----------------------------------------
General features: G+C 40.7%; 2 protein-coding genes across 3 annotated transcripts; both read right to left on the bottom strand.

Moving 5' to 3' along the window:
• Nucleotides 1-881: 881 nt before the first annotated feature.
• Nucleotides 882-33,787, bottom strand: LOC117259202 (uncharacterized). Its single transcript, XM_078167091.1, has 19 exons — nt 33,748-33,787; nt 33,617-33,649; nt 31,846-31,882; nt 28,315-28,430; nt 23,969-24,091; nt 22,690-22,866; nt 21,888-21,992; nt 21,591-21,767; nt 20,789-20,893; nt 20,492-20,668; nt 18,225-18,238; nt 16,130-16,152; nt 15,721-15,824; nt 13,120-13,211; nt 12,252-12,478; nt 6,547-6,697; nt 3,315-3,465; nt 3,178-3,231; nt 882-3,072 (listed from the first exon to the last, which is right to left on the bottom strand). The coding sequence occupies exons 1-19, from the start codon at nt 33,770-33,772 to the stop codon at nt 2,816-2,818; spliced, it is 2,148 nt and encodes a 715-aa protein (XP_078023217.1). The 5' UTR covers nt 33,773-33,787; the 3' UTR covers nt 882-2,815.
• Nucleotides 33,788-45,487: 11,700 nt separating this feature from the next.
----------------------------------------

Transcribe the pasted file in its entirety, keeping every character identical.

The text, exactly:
General features: G+C 40.7%; 2 protein-coding genes across 3 annotated transcripts; both read right to left on the bottom strand.

Moving 5' to 3' along the window:
• Nucleotides 1-881: 881 nt before the first annotated feature.
• Nucleotides 882-33,787, bottom strand: LOC117259202 (uncharacterized). Its single transcript, XM_078167091.1, has 19 exons — nt 33,748-33,787; nt 33,617-33,649; nt 31,846-31,882; nt 28,315-28,430; nt 23,969-24,091; nt 22,690-22,866; nt 21,888-21,992; nt 21,591-21,767; nt 20,789-20,893; nt 20,492-20,668; nt 18,225-18,238; nt 16,130-16,152; nt 15,721-15,824; nt 13,120-13,211; nt 12,252-12,478; nt 6,547-6,697; nt 3,315-3,465; nt 3,178-3,231; nt 882-3,072 (listed from the first exon to the last, which is right to left on the bottom strand). The coding sequence occupies exons 1-19, from the start codon at nt 33,770-33,772 to the stop codon at nt 2,816-2,818; spliced, it is 2,148 nt and encodes a 715-aa protein (XP_078023217.1). The 5' UTR covers nt 33,773-33,787; the 3' UTR covers nt 882-2,815.
• Nucleotides 33,788-45,487: 11,700 nt separating this feature from the next.